Investment in Art – the hidden cost that hurts

August 26, 2009
4 mins read

What pinches is the value you actually pay above the final price of a work of art.

Let us for the moment ignore whether these are good times or bad times for buying art. Instead, let’s ask: What is the art you buy really worth? Or, put another way — are you paying much more for the painting you covet than the price at which the artist painted it?

At the root of art is the artist’s product that, let us presume for the sake of this column, is an oil on canvas by a reasonably well-known artist, say, J Swaminathan. How is a painting by Swaminathan likely to be priced, and how do you know whether you are paying the right price or more?

Convention has it that the value of an artist’s work usually includes the commission paid by the buyer to a gallery. Therefore, say, if the Swaminathan painting in question is worth Rs 50 lakh, you will know that this is what you will pay to the artist inclusive of the gallery’s commission, though you will still have to pay 12.5 per cent over and above this as Value Added Tax or VAT.

Collectors do not like to pay any more than they absolutely must when it comes to buying art, which is why many of them like to strike deals directly with artists. That way they do not have to pay the gallery commission and sometimes also avoid paying VAT, in which case, of course, they do not get the full papers for a painting, which are required for everything from provenance to insurance valuation. But what the heck, it’s a lot of value saved, particularly if you’re in it for collecting for personal satisfaction, not for selling either now or later.

Fortunately, mindsets are changing so, increasingly, collectors don’t mind paying a little more for works so long as they get the complete paperwork, which is why they’re happy to deal with galleries — but they do negotiate with them. Since the artist’s price is usually fixed, and the VAT is fixed by value, there are two ways they can get away by paying less. One, they make part of the payment in cash and therefore undervoice the painting, so less VAT has to be paid. Two, they negotiate somewhat fiercely with the gallery and get it to reduce its commission, thereby saving themselves a fair bit on the price.

Galleries usually charge a third of the price of the painting as their commission. Thirty-three per cent might seem steep to you for what might appear to be nothing more than leveraging the role of a middleman, but the gallery takes on the onus and expenses of a great many things — printing a catalogue (though young artists allege they are sometimes asked to pay the cost of the catalogue fully or partially), marketing and press coverage, gallery hire charges, recurring expenses such as power and staff, and so on. They are also bridge-builders between the buyer and the seller, and this role is important and stretches long beyond the duration of an exhibition.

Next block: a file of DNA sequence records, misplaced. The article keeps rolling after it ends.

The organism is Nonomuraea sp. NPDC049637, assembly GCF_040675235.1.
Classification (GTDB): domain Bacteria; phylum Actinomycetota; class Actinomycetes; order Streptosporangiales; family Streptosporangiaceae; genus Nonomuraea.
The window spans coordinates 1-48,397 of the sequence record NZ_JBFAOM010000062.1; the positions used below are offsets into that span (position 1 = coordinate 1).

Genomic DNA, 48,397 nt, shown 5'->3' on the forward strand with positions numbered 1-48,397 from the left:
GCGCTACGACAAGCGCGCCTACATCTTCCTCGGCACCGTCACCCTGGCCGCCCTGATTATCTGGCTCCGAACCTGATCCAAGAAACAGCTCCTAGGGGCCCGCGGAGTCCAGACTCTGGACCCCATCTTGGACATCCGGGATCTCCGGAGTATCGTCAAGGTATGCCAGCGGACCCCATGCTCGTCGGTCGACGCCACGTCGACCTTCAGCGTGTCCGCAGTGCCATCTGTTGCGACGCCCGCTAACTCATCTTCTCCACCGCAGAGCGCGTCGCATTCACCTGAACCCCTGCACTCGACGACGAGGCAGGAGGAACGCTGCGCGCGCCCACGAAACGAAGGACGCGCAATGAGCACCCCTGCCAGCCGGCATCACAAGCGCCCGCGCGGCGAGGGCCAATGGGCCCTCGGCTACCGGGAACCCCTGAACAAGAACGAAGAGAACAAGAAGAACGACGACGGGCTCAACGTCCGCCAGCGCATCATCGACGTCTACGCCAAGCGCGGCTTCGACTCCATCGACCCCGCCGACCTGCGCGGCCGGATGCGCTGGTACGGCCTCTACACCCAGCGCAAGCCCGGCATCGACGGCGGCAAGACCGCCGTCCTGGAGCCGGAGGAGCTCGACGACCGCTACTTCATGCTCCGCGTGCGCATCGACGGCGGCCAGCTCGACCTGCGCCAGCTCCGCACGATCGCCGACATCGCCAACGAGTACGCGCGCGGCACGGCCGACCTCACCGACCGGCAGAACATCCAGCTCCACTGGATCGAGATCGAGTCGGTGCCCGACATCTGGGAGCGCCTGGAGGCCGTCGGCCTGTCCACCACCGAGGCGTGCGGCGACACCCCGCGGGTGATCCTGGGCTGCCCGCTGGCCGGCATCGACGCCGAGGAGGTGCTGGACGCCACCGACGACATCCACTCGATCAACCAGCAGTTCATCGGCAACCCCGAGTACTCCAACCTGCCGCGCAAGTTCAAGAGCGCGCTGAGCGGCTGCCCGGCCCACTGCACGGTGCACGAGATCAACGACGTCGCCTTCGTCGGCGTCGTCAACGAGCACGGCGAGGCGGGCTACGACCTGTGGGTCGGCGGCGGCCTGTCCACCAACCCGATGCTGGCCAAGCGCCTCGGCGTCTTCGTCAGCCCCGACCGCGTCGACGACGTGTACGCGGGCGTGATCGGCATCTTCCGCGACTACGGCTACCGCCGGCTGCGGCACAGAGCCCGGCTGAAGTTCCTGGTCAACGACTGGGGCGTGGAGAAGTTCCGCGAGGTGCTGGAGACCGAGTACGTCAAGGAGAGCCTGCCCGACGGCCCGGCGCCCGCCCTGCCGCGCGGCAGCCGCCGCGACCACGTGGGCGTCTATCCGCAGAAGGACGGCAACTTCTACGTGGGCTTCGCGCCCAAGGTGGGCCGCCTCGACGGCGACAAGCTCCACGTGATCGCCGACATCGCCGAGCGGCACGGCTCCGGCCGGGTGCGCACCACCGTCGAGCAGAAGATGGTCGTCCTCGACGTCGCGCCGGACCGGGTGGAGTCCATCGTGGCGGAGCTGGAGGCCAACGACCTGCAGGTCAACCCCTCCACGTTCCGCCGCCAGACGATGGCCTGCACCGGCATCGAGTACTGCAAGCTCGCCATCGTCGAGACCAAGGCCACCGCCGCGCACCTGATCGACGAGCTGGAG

A wide swathe of gallerists I spoke with said that they do offer discounts to collectors — first-timers to hook them, old collectors to keep them leveraged — and therefore commissions can be flexible. While in the case of young artists, because of the effort involved in positioning them, it could be higher, at 40 and even 45 per cent, in the case of most galleries and artists of the vintage and calibre of Swaminathan, the commission is more likely to be between 15 and 30 per cent, and is usually between 20 and 25 per cent.

Of course, if you think the 12.5 per cent VAT is unfair, there’s a solution to avoid pay — then have to make your purchases in Kolkata, where VAT is not levied on art because it is clubbed with handicrafts. A 12.5 per cent saving on a Rs 50 lakh Swaminathan painting is considerable, so it’s a wonder that more galleries haven’t opened branches in Kolkata to leverage the price advantage for their buyers — something that galleries and auction houses in that city automatically enjoy.

Auctions are an altogether different ball game. Not only do you not know how the final price will settle despite the indicative estimates, it’s also easy to get carried away in your excitement. Let us say the same Swaminathan estimated at Rs 40-50 lakh has moved up the scale and the final bid is at Rs 55 lakh. Should you bid for it at Rs 58 lakh? Before you do, it is wise to remind yourself that while the competitive bidding might appear transparent, there are several hidden costs that will add hugely to the price you are putting on its value.

Fee levies at an auction house are usually 20 per cent as buyer’s premium. So what you are charged, if your Rs 58 lakh bid is successful, is Rs 58 lakh hammer price + Rs 11.6 lakh buyer’s premium. If that hurts, there’s still more pain — the two state levies are still steep: 12.5 per cent as VAT, and 12.36 per cent as service charge calculated on the value of the buyer’s premium. While this additional 35 per cent (approximately) is explained in the auction documents, it is easy to get carried away and rue the final cost that accrues, so you must keep your wits about yourself in more ways than one when you bid at an auction if you are not to make a foolishly expensive purchase.

An auction, therefore, is a great place to buy a work of rarity, or a missing link in your collection. A gallery is better because there will be no price upsets, and because you have a better handle on the final price and even a degree of flexibility. Too bad about the cess though — and maybe it’s time to speak to those galleries in Kolkata…


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